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Surely, there would have been no need for a “Women’s (Sub)Ordinartion Symposium” if some leaders and members would not insist in this (Insub)Ordination cause… I wonder what is worse…

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Anyone like to speculate that the action at San Antonio will come to yelling or physical fighting or even some verbal exchanges using expletives?

It would have been nice if the 2 pastors at the church where I was an elder mentioned this during a nominating committee session held during the early 1980’s
Would have saved the church from having to hold the largest attended business meeting in their history.

So much discord and conflict on an issue that is a lot lower priority than the issue that is priority #1, which is the real nonsense.

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I think the man’s concerns run deeper than that: Apparently, his fundamental identity, which seems to be determined by who he is in relationship to another person, not by his relationship with a power higher than any person—“I am not black,” “I am not a woman,” "I am not a Baptist, Catholic, Methodist . . . . " rather than “I am a child of God.” This is what lay underneath much of the pro-slavery arguments and segregationalists a hundred years later. This group is deeply frightened and unable to reconstitute their notions of who they are. Ironically, in the name of religion, they are turning away from what lie at the center of it all: indiscriminate love and empowerment for all people/s.

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So the only role God intended for women was to be mothers and wives? What of those who never marry? Does God have no use for them, then? It seems to me that this is what Mesa was saying. It seemed to me that her presenting/lecturing on this topic would be something like my getting up and giving a talk on airplane maintenance. I find it almost amusing that she would think she knows better than the majority of TOSC and the many other well-informed authorities on this topic. And why would she know better than a significant majority of the Pacific Union Conference constituency delegates? I’ve taught critical thinking skills to college and university students for years. I would never allow them to cite Mesa as a credible/acceptable source of information because she is not qualified to speak on this subject.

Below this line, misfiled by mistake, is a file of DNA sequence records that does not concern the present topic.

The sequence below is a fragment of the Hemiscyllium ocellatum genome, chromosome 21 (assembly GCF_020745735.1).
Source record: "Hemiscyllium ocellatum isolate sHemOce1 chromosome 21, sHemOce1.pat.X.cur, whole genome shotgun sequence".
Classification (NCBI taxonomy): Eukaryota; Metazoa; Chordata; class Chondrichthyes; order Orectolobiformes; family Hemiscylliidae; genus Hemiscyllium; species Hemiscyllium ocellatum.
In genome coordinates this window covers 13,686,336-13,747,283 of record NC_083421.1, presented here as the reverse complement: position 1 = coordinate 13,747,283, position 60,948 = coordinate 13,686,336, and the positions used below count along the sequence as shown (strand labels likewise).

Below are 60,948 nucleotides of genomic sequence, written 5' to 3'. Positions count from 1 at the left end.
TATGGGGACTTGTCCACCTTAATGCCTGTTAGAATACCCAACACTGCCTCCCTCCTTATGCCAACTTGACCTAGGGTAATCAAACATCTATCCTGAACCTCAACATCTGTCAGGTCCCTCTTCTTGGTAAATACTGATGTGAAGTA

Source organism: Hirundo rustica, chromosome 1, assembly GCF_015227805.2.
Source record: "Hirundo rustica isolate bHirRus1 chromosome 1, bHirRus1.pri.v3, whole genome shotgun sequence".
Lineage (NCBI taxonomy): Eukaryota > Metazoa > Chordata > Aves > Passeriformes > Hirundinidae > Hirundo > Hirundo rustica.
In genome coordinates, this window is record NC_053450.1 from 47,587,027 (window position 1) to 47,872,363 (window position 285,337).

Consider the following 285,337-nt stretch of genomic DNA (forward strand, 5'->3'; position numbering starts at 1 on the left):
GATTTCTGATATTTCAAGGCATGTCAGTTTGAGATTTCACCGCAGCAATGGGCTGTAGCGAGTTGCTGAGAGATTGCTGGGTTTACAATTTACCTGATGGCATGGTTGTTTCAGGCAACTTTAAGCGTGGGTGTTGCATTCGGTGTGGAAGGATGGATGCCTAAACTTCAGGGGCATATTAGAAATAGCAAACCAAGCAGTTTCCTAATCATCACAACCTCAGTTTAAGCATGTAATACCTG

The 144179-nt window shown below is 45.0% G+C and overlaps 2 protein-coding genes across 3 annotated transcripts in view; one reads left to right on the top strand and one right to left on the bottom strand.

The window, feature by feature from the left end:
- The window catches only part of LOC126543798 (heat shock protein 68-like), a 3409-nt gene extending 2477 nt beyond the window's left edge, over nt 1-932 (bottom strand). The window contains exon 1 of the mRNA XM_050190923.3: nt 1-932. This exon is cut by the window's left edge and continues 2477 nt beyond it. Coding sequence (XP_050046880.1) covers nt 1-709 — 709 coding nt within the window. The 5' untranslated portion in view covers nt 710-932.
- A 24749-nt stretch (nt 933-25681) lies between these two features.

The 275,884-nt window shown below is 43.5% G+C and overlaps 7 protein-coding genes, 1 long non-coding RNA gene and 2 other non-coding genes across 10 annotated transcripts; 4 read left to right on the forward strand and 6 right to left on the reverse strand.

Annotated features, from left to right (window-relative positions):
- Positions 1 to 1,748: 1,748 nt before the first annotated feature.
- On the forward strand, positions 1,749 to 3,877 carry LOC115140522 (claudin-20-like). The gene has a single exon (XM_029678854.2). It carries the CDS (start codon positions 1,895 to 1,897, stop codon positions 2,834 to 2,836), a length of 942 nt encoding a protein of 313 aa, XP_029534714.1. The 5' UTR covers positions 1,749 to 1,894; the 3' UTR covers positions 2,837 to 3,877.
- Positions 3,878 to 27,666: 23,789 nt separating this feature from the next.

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Sure, I will speculate…but I am not sure that any “action” won’t be seen on the floor at SA. It most certainly will happen in hallways, hotel rooms, over the phone, etc.

Peter, it seems the only thing that “qualifies” her…is that she is female- for whatever that is worth.

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It is evident that no one “fact checked” what she was going to say prior to her presentation.
Otherwise she would not have made that boo-boo about Elders being ordained.

But since she has a “Nursing Degree” the audience in church and on the Internet will probably give her a pass.

******++++ I just wonder HOW MUCH the church received in Rent for holding the Event there?

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Was she in a “teaching” role in her talk? Teaching men??

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Only if the vote is yes. With the Anti’s being the ones to participate in your suggested activities.

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lol…you are funny, Carrol :slight_smile:

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@TonyR

We are missing one of your “inspirational” illustrations here! There is going to be more for you to do this week :slight_smile:

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Okay, Kim, heres one for you. I’ve kept it under lock and key for times such as this :wink:

If WO is passed in 3 weeks. Some here will be like:

Hey! No dancing…no dancing! :smile: